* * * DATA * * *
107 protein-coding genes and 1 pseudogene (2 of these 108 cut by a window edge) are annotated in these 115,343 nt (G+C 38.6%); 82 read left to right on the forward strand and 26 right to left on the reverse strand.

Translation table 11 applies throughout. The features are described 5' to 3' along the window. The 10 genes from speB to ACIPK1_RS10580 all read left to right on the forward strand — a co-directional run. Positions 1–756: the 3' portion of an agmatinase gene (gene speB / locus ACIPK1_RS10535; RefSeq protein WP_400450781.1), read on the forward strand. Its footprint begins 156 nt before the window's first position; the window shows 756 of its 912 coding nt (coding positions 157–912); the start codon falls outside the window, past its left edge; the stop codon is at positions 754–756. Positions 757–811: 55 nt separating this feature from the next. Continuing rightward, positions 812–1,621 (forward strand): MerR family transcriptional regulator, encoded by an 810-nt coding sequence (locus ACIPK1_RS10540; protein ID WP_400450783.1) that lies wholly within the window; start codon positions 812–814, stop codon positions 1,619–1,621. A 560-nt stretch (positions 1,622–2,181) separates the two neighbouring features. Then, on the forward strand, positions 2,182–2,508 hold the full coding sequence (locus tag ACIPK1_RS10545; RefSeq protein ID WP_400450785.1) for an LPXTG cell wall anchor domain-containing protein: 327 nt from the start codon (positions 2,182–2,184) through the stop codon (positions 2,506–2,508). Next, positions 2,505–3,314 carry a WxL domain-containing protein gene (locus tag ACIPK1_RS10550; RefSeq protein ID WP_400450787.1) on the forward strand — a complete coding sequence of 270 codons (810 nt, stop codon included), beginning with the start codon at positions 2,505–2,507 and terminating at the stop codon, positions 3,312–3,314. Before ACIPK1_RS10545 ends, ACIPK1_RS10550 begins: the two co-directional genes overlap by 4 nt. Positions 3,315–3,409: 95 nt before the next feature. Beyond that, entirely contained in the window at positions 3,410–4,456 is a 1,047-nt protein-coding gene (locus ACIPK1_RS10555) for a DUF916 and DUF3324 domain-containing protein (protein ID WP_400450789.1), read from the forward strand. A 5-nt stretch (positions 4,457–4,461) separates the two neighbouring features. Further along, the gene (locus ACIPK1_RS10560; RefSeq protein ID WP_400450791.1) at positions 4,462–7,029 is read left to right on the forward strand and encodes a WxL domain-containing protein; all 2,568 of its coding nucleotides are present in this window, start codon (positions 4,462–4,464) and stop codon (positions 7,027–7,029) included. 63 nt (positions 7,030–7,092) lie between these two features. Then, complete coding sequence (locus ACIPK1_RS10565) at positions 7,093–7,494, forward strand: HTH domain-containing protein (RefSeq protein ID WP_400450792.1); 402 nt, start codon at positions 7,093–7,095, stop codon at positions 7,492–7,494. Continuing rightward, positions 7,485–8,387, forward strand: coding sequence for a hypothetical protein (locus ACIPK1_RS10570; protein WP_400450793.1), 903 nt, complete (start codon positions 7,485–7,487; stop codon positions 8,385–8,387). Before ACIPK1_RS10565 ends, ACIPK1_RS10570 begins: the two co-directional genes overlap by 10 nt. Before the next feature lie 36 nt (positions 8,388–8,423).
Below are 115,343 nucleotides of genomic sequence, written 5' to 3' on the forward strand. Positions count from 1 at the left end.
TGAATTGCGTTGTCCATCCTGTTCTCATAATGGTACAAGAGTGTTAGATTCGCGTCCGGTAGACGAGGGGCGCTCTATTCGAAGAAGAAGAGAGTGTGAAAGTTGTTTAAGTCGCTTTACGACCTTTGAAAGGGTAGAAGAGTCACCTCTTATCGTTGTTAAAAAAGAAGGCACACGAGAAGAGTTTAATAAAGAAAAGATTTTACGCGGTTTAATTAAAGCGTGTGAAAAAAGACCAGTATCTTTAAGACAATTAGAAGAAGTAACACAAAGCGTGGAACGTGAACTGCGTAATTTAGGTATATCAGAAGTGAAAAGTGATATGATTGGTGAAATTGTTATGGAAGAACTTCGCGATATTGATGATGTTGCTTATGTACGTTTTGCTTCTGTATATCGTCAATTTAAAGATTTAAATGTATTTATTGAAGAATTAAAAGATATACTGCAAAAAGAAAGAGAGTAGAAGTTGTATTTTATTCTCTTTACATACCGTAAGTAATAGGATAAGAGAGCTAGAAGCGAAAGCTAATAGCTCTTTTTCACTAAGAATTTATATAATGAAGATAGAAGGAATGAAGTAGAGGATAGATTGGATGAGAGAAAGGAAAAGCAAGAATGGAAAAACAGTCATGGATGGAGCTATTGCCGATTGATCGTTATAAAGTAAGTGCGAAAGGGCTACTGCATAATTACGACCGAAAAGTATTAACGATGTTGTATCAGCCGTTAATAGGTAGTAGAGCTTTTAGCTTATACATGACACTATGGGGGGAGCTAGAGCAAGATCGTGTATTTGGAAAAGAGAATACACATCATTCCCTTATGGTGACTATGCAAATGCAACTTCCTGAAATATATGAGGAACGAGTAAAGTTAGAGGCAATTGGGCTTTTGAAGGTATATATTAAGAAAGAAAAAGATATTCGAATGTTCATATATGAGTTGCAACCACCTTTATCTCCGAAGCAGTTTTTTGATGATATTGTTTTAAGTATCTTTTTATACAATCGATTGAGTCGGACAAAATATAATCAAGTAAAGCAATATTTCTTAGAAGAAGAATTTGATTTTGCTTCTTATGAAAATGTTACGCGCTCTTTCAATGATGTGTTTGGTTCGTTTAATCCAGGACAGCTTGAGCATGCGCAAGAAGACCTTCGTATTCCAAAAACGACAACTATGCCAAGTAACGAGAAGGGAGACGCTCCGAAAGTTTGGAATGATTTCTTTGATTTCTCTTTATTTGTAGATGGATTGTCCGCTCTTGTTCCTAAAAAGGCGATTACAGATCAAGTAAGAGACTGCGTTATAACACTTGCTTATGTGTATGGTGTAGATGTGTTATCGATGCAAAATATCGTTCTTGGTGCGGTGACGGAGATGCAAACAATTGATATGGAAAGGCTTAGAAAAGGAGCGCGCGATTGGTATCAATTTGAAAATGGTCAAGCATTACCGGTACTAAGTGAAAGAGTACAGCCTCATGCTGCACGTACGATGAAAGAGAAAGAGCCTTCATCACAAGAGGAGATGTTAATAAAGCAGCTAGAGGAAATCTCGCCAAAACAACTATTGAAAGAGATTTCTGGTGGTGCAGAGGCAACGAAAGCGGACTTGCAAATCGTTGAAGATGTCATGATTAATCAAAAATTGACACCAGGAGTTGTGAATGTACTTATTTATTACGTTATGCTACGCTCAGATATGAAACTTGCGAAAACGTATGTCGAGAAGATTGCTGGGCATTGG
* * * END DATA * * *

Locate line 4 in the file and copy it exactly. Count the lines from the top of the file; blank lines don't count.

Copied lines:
TGAATTGCGTTGTCCATCCTGTTCTCATAATGGTACAAGAGTGTTAGATTCGCGTCCGGTAGACGAGGGGCGCTCTATTCGAAGAAGAAGAGAGTGTGAAAGTTGTTTAAGTCGCTTTACGACCTTTGAAAGGGTAGAAGAGTCACCTCTTATCGTTGTTAAAAAAGAAGGCACACGAGAAGAGTTTAATAAAGAAAAGATTTTACGCGGTTTAATTAAAGCGTGTGAAAAAAGACCAGTATCTTTAAGACAATTAGAAGAAGTAACACAAAGCGTGGAACGTGAACTGCGTAATTTAGGTATATCAGAAGTGAAAAGTGATATGATTGGTGAAATTGTTATGGAAGAACTTCGCGATATTGATGATGTTGCTTATGTACGTTTTGCTTCTGTATATCGTCAATTTAAAGATTTAAATGTATTTATTGAAGAATTAAAAGATATACTGCAAAAAGAAAGAGAGTAGAAGTTGTATTTTATTCTCTTTACATACCGTAAGTAATAGGATAAGAGAGCTAGAAGCGAAAGCTAATAGCTCTTTTTCACTAAGAATTTATATAATGAAGATAGAAGGAATGAAGTAGAGGATAGATTGGATGAGAGAAAGGAAAAGCAAGAATGGAAAAACAGTCATGGATGGAGCTATTGCCGATTGATCGTTATAAAGTAAGTGCGAAAGGGCTACTGCATAATTACGACCGAAAAGTATTAACGATGTTGTATCAGCCGTTAATAGGTAGTAGAGCTTTTAGCTTATACATGACACTATGGGGGGAGCTAGAGCAAGATCGTGTATTTGGAAAAGAGAATACACATCATTCCCTTATGGTGACTATGCAAATGCAACTTCCTGAAATATATGAGGAACGAGTAAAGTTAGAGGCAATTGGGCTTTTGAAGGTATATATTAAGAAAGAAAAAGATATTCGAATGTTCATATATGAGTTGCAACCACCTTTATCTCCGAAGCAGTTTTTTGATGATATTGTTTTAAGTATCTTTTTATACAATCGATTGAGTCGGACAAAATATAATCAAGTAAAGCAATATTTCTTAGAAGAAGAATTTGATTTTGCTTCTTATGAAAATGTTACGCGCTCTTTCAATGATGTGTTTGGTTCGTTTAATCCAGGACAGCTTGAGCATGCGCAAGAAGACCTTCGTATTCCAAAAACGACAACTATGCCAAGTAACGAGAAGGGAGACGCTCCGAAAGTTTGGAATGATTTCTTTGATTTCTCTTTATTTGTAGATGGATTGTCCGCTCTTGTTCCTAAAAAGGCGATTACAGATCAAGTAAGAGACTGCGTTATAACACTTGCTTATGTGTATGGTGTAGATGTGTTATCGATGCAAAATATCGTTCTTGGTGCGGTGACGGAGATGCAAACAATTGATATGGAAAGGCTTAGAAAAGGAGCGCGCGATTGGTATCAATTTGAAAATGGTCAAGCATTACCGGTACTAAGTGAAAGAGTACAGCCTCATGCTGCACGTACGATGAAAGAGAAAGAGCCTTCATCACAAGAGGAGATGTTAATAAAGCAGCTAGAGGAAATCTCGCCAAAACAACTATTGAAAGAGATTTCTGGTGGTGCAGAGGCAACGAAAGCGGACTTGCAAATCGTTGAAGATGTCATGATTAATCAAAAATTGACACCAGGAGTTGTGAATGTACTTATTTATTACGTTATGCTACGCTCAGATATGAAACTTGCGAAAACGTATGTCGAGAAGATTGCTGGGCATTGG